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The Peach: La Pêche

Who does not love a sweet peach? Known as la pêche in French, this summertime staple of the South has not been historically well known in the upper reaches of North America due to its need for a long, hot summer. However, there was an exception for La Pêche de Montréal.

Young Peach

According to Paul-Louis Martin, author of Les Fruits de Québec (Histoire et traditions des douceurs de la table), peach trees were mentioned as early as April 1682 in the Montréal garden tended by Pierre de Chantereau, originally belonging to the priest of Ville-Marie. Around the same time, the Sulpicians planted numerous fruits, including peaches, at Fort des Messieurs. There were later reports of peach trees not performing very well, especially when compared to the peach seedlings found further south in the Great Lakes region, thought to be brought by French-Canadian fur traders or soldiers. There were still peach producers in Québec throughout the 1800's, but they eventually dwindled. The author further implores readers to hope for the discovery of the original La Pêche de Montréal, which could very well be lurking today under another guise.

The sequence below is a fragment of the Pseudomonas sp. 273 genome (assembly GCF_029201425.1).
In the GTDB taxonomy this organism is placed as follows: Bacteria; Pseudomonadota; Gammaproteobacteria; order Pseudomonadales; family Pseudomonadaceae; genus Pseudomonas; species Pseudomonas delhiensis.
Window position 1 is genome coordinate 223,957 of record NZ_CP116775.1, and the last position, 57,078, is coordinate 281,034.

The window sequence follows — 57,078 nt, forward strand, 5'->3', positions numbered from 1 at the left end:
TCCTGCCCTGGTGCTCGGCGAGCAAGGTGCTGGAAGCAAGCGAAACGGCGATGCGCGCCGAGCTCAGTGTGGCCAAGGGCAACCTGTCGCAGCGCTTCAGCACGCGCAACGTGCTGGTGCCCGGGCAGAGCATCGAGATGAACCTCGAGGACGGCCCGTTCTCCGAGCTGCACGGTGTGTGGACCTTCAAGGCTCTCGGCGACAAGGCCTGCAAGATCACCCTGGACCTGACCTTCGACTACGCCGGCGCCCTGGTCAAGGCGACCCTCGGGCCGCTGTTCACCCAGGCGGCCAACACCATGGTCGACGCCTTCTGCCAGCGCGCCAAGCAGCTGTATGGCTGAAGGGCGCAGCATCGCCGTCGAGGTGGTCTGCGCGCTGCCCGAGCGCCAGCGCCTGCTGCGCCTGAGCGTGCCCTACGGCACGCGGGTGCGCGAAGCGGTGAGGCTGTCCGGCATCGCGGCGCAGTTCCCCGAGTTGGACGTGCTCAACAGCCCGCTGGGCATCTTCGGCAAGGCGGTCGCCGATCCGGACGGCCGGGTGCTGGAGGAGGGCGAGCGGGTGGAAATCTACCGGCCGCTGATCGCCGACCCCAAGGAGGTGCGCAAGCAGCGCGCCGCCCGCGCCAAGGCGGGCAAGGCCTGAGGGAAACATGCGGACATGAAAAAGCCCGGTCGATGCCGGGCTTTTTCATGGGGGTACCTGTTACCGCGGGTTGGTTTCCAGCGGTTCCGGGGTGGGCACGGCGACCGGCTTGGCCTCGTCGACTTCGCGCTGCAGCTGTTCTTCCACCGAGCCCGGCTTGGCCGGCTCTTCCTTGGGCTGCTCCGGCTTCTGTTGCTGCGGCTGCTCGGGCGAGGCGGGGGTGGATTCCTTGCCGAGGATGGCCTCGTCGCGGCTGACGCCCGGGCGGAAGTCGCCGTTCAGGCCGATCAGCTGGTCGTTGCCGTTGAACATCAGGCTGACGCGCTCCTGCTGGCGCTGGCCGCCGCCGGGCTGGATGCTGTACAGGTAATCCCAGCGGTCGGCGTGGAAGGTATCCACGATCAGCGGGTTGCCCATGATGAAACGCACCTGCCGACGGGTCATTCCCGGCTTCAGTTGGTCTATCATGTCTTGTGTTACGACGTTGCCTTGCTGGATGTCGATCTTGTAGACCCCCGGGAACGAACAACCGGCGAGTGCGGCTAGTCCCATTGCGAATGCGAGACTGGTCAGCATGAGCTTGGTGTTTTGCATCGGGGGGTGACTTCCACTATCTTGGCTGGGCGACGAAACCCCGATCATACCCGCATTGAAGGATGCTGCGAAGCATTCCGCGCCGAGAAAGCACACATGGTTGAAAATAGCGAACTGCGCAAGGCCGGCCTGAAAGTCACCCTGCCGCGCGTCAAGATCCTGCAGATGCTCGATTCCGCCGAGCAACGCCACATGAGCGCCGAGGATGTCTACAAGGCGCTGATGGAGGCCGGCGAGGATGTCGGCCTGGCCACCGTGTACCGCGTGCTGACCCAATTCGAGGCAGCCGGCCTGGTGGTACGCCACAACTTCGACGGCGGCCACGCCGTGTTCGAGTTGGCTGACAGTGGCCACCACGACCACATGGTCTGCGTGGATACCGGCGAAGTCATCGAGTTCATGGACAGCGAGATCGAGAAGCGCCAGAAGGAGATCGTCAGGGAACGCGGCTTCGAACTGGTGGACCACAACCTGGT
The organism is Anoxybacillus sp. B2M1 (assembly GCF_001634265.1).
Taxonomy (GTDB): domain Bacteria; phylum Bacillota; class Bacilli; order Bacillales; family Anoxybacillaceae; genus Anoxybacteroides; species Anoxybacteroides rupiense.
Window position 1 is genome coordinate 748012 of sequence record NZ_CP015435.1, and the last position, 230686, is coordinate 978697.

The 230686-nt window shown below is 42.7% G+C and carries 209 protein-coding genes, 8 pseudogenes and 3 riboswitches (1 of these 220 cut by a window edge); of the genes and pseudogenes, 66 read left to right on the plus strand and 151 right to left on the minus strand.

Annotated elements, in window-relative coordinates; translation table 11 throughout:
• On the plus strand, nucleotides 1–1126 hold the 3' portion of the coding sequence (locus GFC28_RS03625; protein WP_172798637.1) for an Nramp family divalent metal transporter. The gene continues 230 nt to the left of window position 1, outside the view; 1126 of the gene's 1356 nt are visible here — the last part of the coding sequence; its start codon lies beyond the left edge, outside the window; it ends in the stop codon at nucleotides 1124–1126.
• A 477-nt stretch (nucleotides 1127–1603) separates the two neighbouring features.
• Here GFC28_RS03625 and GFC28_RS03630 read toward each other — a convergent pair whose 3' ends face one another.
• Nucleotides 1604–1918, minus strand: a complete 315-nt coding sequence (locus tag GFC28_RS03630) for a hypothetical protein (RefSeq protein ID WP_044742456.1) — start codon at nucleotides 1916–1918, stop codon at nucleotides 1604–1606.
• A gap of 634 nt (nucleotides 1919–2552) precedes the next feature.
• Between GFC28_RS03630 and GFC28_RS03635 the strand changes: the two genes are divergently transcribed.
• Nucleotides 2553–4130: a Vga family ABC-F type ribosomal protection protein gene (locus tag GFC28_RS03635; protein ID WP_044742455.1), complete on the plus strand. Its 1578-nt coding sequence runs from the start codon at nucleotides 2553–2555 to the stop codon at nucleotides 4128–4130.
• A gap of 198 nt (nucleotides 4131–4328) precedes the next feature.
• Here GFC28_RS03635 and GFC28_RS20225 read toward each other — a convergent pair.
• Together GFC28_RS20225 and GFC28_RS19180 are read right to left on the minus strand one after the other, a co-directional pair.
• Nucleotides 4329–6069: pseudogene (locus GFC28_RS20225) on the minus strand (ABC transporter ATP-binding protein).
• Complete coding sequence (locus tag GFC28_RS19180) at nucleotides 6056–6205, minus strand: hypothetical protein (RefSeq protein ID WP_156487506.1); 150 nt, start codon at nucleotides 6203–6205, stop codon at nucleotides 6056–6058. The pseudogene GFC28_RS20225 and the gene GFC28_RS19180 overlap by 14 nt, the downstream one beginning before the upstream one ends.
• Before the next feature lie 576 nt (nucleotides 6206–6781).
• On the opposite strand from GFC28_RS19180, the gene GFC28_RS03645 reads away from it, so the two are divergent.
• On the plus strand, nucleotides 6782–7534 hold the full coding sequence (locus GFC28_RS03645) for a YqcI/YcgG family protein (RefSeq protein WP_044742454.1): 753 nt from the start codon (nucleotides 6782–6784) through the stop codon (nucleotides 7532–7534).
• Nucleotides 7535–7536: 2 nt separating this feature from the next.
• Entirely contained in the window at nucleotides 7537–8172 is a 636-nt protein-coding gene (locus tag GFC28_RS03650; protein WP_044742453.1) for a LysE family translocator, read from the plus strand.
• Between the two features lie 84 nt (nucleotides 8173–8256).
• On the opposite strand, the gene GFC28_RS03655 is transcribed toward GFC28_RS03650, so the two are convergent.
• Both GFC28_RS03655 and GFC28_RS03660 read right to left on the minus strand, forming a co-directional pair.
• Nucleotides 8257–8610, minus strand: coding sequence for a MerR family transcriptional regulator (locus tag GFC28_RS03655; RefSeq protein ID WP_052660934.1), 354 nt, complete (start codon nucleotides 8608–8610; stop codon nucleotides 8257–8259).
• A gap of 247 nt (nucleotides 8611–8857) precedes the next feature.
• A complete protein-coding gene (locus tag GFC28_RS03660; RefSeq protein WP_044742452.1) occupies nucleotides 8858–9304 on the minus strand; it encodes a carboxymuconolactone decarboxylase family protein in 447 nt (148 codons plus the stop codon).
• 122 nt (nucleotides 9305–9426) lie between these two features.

As a result of Québec's climate, there are not many historic peach recipes. Yet, there are a few to be found in La Cuisinière Bourgeoise of 1825, such as the following:

Original French Text:

Compote de Tranches de Péches

  1. Prenez cinq ou six belles pêches mûres

  2. Pelez-les proprement

  3. Ôtez-en les noyaux et les coupez en tranches pour les arranger dans le compotier que vous devez servir

  4. En mettant da sucre fin dessous et dessus les pêches

English Translation:

Compote of Sliced Peaches

  1. Take five or six beautiful ripe peaches

  2. Peel them cleanly

  3. Remove the pits and cut them into slices to arrange them in the compote that you are to serve

  4. Put the sugar underneath and on top of the peaches

The recipe ends there! It seems there should be more to it, right? Well, looking further up the page, there is a recipe for Compote de Pêches, but it refers the reader to the method for apricots. Thus goes the writing in cookbooks from long ago.


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